Differentiating Between Therapists and Counselors

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Searching for a mental health provider can be confusing, given the large number of professionals practicing in that field. Psychiatrists, therapists, counselors, and even social workers are all mental health professionals. Knowing the difference between each of these providers and what services they offer can save you a lot of time and resources.

Two terms that are commonly used interchangeably are “therapist” and “counselor.” Although both roles have certain similarities, there are substantial differences in training, education, and licensing. Working with a therapist or counselor ultimately boils down to your goals. Other considerations may include insurance coverage and cost. You should check with your health insurance, conduct an NPI lookup, or ask for referrals before deciding on a healthcare provider. Regardless of your choice, it is essential to consult only licensed medical professionals. Read on to know the differences between therapists and counselors.

Who is a therapist?

Therapists are licensed mental health specialists who treat conditions including schizophrenia, major depressive disorder, bipolar disorder, and anxiety disorder.

Therapy aims to ease symptoms and improve the quality of a patient’s life. While all therapists pay more attention to behavioral patterns and research, each professional employs a different technique. Knowing a therapist’s technique beforehand can help you find the best strategy for your unique needs. Therapists address issues such as grief, loss, stress, depression, and other mental health conditions.

Who is a counselor?

Counselors are mental health specialists trained to assess patients and guide them in decision-making, problem-solving, and other attitudinal changes. The American Mental Health Counselors Association states that licensed mental health counselors use a holistic approach to address the overall welfare of individuals. 

Counselors are often goal-oriented and can focus on different areas such as education, marriage, mental health, or career. Counselors also focus on areas such as trauma, substance abuse, anxiety, low self-esteem, anger issues, PTSD, and depression.

In general, counselors can evaluate a client’s mental health and work with them to reduce symptoms. However, different counselors have different approaches. Before making a decision, be sure to know the counselor’s methods.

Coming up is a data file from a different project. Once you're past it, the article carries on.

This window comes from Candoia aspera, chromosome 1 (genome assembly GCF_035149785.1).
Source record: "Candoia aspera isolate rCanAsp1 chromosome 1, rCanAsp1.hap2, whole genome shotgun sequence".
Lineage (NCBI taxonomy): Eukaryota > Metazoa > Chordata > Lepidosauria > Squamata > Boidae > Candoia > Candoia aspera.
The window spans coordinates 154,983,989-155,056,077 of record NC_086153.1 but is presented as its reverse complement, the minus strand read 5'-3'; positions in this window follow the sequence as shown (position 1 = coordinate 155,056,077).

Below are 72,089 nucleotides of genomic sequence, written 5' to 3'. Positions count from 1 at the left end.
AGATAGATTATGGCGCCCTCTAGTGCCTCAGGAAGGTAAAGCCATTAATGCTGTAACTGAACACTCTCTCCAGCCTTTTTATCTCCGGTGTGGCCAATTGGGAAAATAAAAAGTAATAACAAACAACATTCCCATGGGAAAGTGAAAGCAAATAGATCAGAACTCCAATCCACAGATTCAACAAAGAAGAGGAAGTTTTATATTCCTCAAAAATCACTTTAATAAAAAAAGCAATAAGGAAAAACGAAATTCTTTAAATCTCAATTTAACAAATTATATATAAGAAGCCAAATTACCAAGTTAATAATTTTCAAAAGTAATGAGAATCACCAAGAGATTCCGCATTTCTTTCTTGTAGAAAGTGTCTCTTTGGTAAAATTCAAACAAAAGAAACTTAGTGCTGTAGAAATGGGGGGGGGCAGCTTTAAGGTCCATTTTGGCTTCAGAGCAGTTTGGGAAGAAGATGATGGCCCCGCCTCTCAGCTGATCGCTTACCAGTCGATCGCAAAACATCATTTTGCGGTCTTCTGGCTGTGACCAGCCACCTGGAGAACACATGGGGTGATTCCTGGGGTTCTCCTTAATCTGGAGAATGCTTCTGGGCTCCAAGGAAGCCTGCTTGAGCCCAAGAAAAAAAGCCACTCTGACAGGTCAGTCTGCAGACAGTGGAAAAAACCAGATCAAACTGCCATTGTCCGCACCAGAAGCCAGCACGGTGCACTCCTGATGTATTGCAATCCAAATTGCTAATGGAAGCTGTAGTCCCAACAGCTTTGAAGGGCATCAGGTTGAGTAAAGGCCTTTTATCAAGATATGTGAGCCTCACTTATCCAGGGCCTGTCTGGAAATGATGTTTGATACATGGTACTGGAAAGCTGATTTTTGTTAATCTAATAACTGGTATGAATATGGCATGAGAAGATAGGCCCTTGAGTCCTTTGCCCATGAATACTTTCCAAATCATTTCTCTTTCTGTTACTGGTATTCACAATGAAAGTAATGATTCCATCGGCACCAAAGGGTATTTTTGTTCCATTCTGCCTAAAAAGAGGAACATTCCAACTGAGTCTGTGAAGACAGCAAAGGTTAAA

Differences between therapists and counselors

While counselors are trained to help patients overcome life challenges, therapists diagnose and treat mental health conditions. However, there are some gray areas. Counselors typically come in contact with mental health patients, and therapists also support people with life challenges. Moreover, both professionals typically encounter similar populations. 

The difference between counselors and therapists include the following: 

Counselor:

  • Has a fixed number of sessions
  • Support patients facing complex issues
  • Focuses on the future
  • Provides short-term care

Therapist: 

  • Continues with patients till there’s an improvement
  • Offers comprehensive mental health services
  • Focuses on events that happened in the past
  • Provides extended care

Despite the differences, therapists and counselors have some things in common. For example, both professionals are trained to handle talk therapy. As the name suggests, talk therapy involves discussing the patient’s problems while trying to develop behavioral changes. Some therapists have more advanced training and address more complex issues than their counselor counterparts. 

Things to Consider

If you have struggled with your mental health and need to talk, you should seek support. Deciding to go for therapy or counseling is a great first step. While searching for the right provider for your needs, there are certain things to keep in mind. One of the most important factors is the practitioner’s training/licensing. This can help you decide whether to move forward with them or find other alternatives. Other factors to consider include the following: 

Find a professional who specializes in your challenges.

Working with licensed therapists or counselors who are experts in your peculiar challenge is advisable. This includes professionals with experience and advanced training in that area. 

Find a professional you’re comfortable with

Whether you’re consulting a therapist or counselor, you must feel comfortable with the provider. This can play a huge role in your recovery process and make sessions more enjoyable. One way to gauge the comfort level is by scheduling free consultation calls with the therapist or counselor. 

Be Patient

Meeting set goals in counseling or therapy don’t happen overnight. It usually takes time to see results, and you must be patient. If you commit to the process and play an active role, chances are you’ll achieve more success in a shorter period. Before you begin therapy or engage a counselor, evaluate your readiness for these procedures. If you choose to go ahead with the process, patience is necessary to achieve your desired goals.

Although the roles and methods of counselors and therapists may overlap, there are tangible differences between both practitioners. The comfort level around any practitioner is important, as it can affect connection, honesty, and results. You should also stay open-minded and allow room for withdrawals or setbacks. If you feel the practitioner’s methods are inefficient in your case, you should discuss it with them or move to another practitioner.

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Adam Regan
Adam Regan
Deputy Editor

Features and account management. 3 years media experience. Previously covered features for online and print editions.

Email Adam@MarkMeets.com

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